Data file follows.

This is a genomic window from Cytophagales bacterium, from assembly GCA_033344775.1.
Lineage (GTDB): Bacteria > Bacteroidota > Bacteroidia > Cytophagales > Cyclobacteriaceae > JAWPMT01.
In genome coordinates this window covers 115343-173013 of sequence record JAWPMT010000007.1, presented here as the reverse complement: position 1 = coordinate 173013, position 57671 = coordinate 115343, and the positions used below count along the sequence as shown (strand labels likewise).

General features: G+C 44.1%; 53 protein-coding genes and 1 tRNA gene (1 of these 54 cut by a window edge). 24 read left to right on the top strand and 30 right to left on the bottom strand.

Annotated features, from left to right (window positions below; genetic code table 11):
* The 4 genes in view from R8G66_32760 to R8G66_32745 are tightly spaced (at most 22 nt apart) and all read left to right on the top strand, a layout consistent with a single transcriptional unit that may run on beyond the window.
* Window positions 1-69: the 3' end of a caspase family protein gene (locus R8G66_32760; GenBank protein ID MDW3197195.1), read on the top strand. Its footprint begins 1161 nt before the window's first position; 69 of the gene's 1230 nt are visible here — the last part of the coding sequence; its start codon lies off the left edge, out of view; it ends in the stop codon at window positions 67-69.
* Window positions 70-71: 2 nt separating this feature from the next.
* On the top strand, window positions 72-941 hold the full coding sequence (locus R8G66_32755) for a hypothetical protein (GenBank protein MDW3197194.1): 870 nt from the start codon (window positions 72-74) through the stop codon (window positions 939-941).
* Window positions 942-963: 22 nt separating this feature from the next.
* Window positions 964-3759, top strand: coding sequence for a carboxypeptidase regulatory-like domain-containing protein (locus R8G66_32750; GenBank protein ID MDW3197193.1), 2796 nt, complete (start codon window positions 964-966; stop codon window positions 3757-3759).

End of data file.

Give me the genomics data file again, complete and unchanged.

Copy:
This is a genomic window from Cytophagales bacterium, from assembly GCA_033344775.1.
Lineage (GTDB): Bacteria > Bacteroidota > Bacteroidia > Cytophagales > Cyclobacteriaceae > JAWPMT01.
In genome coordinates this window covers 115343-173013 of sequence record JAWPMT010000007.1, presented here as the reverse complement: position 1 = coordinate 173013, position 57671 = coordinate 115343, and the positions used below count along the sequence as shown (strand labels likewise).

General features: G+C 44.1%; 53 protein-coding genes and 1 tRNA gene (1 of these 54 cut by a window edge). 24 read left to right on the top strand and 30 right to left on the bottom strand.

Annotated features, from left to right (window positions below; genetic code table 11):
* The 4 genes in view from R8G66_32760 to R8G66_32745 are tightly spaced (at most 22 nt apart) and all read left to right on the top strand, a layout consistent with a single transcriptional unit that may run on beyond the window.
* Window positions 1-69: the 3' end of a caspase family protein gene (locus R8G66_32760; GenBank protein ID MDW3197195.1), read on the top strand. Its footprint begins 1161 nt before the window's first position; 69 of the gene's 1230 nt are visible here — the last part of the coding sequence; its start codon lies off the left edge, out of view; it ends in the stop codon at window positions 67-69.
* Window positions 70-71: 2 nt separating this feature from the next.
* On the top strand, window positions 72-941 hold the full coding sequence (locus R8G66_32755) for a hypothetical protein (GenBank protein MDW3197194.1): 870 nt from the start codon (window positions 72-74) through the stop codon (window positions 939-941).
* Window positions 942-963: 22 nt separating this feature from the next.
* Window positions 964-3759, top strand: coding sequence for a carboxypeptidase regulatory-like domain-containing protein (locus R8G66_32750; GenBank protein ID MDW3197193.1), 2796 nt, complete (start codon window positions 964-966; stop codon window positions 3757-3759).